Many software vendors have been able to sustain activities and were among the first to initiate work from home policies for their teams. In fact, those with offers that lend themselves well to the situation have not seen a slow-down in sales whatsoever and have had a boom in sales activities in past weeks.
Planning for recovery means more than adapting your marketing messages (although that is important too). It means preparing for what the post-COVID work world will look like and making sure you communicate that both internally and externally. Here are some things to consider when COVID is all said and done.
Remote teams are here to stay
While some people working from home cannot wait to get back to the office (and away from their kids!) most will need to continue to do so for some time (at least part time). Not only will social distancing be an important part of the post-COVID work world, but flexibility in the workplace will be as well. Many employees are happy to have the choice and most employers will use this as a recruitment tool since flexibility is as important to potential employees as the salary package they are offered. Make sure your teams are efficient working from home for the long term or think of alternative options to help support them (by outsourcing certain tasks for example).
Face-to-face sales meetings are a thing of the past
Sales teams will need innovative methods to engage prospects now that travelling on-site is out of the question. Business travel will not resume immediately and may never get back to the scale it was at previously. Great content is always a must but finding new ways to share that content with the right prospects can be challenging. It takes a ton of legwork to build a viable sales pipeline of prospects and the nurture process takes a high-level of organization. Using social selling outreach is a requirement as work-from-home policies continue in most areas but standing out from the crowd requires creativity and effort. Sales reps want to sell but coming off as too sales-y too quickly can be a real turn-off. Face-to-face meetings used to work so well because nothing beats personal contact to establish trust. Supporting your sales team to make the transition to virtual while maintaining rapport is an important way to ensure that a real connection is made. They should not hesitate to organize several online events to replace the one physical meeting they missed out on; hosting that event in a unique virtual environment can also be a way to win some brownie points.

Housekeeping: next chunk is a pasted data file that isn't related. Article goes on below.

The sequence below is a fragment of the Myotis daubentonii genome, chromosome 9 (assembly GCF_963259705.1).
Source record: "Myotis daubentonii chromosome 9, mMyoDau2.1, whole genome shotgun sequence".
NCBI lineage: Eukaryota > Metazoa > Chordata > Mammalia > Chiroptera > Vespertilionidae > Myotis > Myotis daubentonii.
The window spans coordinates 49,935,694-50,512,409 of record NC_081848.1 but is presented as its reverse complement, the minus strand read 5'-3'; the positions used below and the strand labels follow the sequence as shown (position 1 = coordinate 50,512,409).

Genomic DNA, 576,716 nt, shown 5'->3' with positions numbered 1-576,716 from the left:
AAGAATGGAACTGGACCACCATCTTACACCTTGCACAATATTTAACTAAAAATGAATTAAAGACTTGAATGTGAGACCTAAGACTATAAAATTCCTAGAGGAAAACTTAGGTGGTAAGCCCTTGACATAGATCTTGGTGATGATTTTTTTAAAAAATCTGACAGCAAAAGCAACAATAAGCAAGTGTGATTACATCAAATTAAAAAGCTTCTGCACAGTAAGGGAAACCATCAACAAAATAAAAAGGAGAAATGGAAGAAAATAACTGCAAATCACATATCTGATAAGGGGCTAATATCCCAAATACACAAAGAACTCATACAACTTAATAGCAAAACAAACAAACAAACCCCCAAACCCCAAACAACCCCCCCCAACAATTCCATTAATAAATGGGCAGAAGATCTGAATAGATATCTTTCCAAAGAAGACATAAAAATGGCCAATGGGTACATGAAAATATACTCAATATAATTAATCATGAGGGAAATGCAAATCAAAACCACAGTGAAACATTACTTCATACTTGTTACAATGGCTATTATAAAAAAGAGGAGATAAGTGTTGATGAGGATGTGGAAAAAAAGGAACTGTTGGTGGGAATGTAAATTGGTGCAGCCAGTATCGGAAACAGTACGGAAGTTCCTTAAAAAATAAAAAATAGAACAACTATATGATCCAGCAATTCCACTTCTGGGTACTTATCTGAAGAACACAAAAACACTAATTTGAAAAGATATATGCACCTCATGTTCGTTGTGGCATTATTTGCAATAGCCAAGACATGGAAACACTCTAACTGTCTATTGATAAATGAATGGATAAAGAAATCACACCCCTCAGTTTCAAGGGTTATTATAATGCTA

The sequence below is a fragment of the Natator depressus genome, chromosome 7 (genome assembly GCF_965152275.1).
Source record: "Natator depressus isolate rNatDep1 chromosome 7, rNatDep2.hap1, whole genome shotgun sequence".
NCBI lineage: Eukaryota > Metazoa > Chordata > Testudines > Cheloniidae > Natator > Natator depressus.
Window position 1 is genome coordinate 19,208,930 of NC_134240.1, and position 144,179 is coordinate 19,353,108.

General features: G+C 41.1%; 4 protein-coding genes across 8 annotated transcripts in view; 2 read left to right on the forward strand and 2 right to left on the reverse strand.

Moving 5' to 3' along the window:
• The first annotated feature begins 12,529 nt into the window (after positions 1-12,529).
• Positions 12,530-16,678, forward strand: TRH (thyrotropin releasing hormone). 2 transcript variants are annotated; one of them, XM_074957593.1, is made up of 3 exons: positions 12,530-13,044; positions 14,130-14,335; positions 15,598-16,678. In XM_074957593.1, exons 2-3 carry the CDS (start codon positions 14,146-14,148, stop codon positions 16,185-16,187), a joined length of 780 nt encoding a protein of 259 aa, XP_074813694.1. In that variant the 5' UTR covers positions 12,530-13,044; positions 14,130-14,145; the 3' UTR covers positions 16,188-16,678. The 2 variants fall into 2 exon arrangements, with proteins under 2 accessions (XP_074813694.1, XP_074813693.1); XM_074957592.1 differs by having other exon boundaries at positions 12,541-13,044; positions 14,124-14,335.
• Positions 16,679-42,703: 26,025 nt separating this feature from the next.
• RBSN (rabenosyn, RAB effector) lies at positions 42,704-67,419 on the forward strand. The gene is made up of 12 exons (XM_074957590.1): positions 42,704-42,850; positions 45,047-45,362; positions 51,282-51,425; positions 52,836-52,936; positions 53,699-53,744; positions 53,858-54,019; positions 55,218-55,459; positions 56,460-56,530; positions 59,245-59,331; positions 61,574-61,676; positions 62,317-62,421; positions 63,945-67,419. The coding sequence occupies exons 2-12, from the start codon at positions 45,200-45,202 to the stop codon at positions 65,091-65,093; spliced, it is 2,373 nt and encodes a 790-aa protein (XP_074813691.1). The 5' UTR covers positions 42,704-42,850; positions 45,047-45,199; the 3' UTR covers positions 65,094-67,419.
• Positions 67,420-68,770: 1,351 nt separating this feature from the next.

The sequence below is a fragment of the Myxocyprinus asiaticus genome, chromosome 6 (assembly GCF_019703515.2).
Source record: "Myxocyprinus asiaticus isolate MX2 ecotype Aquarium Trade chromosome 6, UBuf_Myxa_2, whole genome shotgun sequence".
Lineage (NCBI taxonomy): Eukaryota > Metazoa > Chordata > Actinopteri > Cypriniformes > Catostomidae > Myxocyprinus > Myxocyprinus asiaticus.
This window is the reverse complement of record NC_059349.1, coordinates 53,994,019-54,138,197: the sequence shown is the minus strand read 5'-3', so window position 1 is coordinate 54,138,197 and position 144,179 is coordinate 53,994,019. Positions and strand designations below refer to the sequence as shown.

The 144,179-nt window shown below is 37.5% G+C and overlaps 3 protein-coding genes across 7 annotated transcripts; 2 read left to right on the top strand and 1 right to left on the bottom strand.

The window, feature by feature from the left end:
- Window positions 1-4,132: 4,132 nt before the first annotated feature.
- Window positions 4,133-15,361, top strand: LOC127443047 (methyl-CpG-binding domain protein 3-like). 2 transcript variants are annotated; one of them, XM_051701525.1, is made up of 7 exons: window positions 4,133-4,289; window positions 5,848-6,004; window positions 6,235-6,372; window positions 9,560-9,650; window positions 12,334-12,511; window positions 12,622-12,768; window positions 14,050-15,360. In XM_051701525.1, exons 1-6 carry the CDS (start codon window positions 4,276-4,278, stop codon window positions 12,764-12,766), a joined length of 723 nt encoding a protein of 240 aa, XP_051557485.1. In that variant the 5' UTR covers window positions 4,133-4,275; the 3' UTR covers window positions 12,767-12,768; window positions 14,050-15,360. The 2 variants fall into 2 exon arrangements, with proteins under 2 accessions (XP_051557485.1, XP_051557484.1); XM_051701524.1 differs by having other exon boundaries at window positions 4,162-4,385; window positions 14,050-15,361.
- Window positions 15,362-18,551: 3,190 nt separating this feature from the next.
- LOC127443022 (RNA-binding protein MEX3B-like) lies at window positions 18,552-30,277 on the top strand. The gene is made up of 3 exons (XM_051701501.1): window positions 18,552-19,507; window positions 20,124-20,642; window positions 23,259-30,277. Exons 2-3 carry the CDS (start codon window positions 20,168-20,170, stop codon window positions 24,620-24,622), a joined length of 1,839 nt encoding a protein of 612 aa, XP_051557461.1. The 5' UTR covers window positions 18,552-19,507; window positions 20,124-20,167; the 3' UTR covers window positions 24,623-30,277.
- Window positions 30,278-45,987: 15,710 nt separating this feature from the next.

Secure your marketing budget
During economic downturns, companies often slash marketing budgets because they are the easiest to cut. This is the biggest mistake you can make, and one that will only make recovery longer and more painful. Now more than ever it is critical that you maintain the course when it comes to your marketing outreach. Sales cycles may lengthen, and you may need to change your target audience in some cases (especially if the industries you normally go after have been hit hard by the crisis). Maximizing each dollar spent by focusing on the campaigns that work best for your business will help ensure ROI. To do that, be agile with your marketing and conduct A/B testing to benchmark campaign performance.
Cutting costs may be a necessary evil for some companies struggling to pull themselves out of economic decline. Outsourcing can help you lower your overhead while continuing to deliver a quality service for certain areas of your business. It is never easy to let go of staff, but why not free them up for your business-critical tasks? If your employees are spending their time focusing on the most important areas of your business instead of wasting time on things that can be taken care of by other people (who cost less), it’s a win-win situation for everyone. Whether or not you decide to outsource, streamlining your operations is critical not only for rebuilding post COVID but also for ensuring long-term business stability.
Even though everyone’s experience during the lockdown has been different, what’s sure is that we are all tired of it, scared about the long-term impact it will have on the economy, and ready to get back to business as usual. No-one doubts that it will take years for things to go back the way they were (if they ever do at all), but in the interim, it’s important to be thinking about paving the road to recovery.